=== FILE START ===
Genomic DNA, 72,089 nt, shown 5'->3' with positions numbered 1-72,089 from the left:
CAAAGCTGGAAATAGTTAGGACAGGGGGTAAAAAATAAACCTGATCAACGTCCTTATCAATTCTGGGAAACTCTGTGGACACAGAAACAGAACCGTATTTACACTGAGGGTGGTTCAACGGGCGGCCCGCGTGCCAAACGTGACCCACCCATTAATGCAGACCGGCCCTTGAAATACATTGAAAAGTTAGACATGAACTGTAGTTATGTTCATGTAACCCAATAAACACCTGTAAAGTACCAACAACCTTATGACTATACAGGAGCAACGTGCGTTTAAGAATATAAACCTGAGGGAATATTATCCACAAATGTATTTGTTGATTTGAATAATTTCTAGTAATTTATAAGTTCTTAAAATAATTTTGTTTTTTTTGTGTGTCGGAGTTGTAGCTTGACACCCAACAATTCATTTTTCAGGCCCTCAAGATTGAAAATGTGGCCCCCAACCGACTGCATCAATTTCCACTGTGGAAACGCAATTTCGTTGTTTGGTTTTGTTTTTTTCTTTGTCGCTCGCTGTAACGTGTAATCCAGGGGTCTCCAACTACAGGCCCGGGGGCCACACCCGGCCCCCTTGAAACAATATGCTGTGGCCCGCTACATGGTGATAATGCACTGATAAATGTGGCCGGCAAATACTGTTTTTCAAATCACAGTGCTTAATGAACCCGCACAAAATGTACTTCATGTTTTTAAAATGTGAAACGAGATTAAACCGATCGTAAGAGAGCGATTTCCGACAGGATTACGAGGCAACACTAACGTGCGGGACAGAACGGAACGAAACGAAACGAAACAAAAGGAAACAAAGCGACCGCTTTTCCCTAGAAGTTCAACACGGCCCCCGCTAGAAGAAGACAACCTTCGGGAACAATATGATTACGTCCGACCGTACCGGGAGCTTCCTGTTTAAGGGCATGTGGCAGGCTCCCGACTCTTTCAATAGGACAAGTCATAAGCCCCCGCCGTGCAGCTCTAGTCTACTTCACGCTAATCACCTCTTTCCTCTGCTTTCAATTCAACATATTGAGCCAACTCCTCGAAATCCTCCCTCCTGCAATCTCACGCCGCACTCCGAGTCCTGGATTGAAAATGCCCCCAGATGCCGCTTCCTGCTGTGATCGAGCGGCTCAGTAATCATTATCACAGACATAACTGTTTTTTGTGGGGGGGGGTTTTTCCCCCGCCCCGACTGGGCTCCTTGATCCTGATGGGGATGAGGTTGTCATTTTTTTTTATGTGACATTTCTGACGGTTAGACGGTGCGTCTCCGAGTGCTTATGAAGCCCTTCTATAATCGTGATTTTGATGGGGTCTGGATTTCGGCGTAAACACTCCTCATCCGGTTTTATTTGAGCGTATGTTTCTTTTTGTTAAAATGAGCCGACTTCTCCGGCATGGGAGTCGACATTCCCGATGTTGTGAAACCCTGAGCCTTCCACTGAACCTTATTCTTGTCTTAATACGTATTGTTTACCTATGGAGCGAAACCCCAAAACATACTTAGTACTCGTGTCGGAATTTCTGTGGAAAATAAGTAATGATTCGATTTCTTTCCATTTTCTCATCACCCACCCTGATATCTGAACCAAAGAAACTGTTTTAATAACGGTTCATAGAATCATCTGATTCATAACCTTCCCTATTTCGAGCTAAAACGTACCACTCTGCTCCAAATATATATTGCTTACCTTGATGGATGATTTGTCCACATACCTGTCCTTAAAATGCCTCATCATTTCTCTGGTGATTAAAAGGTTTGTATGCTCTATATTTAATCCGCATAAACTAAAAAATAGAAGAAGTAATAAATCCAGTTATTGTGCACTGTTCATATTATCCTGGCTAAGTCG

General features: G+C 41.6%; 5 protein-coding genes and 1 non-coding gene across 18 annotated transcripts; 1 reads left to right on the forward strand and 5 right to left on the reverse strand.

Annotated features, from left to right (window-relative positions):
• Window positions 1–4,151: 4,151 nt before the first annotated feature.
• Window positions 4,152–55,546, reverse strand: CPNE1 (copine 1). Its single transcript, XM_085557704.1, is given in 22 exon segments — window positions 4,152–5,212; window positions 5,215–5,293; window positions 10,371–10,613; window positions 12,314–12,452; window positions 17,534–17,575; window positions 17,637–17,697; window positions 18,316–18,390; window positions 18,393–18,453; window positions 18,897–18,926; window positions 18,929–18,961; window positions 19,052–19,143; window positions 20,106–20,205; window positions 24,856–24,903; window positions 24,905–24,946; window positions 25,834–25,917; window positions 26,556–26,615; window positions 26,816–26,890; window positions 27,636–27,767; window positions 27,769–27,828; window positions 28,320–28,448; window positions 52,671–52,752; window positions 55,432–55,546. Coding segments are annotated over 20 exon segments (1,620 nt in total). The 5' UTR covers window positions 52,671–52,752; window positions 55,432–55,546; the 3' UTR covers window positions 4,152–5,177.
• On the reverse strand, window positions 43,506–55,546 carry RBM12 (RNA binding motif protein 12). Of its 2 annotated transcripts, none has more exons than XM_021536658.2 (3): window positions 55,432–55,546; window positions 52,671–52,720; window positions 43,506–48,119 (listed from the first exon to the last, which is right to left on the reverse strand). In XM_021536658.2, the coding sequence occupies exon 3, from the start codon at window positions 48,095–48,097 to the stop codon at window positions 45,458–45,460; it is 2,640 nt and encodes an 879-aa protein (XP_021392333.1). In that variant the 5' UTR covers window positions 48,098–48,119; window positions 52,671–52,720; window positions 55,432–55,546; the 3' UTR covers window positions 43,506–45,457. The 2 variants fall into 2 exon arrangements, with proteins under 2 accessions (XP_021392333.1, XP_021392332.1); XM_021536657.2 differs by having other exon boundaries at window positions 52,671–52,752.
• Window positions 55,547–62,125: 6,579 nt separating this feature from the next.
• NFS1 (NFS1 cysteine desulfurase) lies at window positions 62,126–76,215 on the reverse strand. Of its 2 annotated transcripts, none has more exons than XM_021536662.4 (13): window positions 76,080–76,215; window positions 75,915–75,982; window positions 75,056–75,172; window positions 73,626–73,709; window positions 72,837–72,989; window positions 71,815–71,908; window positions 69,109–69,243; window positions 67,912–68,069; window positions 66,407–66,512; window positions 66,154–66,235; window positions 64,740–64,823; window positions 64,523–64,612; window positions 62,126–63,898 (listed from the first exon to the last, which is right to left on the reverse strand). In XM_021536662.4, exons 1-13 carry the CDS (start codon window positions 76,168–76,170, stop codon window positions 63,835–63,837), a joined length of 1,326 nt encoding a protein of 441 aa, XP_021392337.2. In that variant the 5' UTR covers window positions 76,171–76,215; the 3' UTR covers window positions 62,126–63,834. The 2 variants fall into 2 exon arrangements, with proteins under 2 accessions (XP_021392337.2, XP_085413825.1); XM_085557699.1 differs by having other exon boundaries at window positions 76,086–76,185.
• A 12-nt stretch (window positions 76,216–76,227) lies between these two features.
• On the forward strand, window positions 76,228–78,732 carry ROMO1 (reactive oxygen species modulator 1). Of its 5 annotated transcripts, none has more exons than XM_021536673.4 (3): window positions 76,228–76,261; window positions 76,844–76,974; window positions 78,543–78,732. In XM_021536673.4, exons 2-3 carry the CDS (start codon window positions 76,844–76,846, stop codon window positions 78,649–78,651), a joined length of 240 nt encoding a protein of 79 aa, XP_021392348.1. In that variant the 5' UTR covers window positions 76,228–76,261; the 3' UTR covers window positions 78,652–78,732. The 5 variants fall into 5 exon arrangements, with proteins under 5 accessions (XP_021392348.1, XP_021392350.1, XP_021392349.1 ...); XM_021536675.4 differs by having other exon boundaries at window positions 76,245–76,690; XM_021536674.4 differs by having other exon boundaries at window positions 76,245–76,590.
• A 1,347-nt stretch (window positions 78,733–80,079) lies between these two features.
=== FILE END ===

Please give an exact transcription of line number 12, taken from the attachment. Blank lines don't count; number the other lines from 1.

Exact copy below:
• A 1,347-nt stretch (window positions 78,733–80,079) lies between these two features.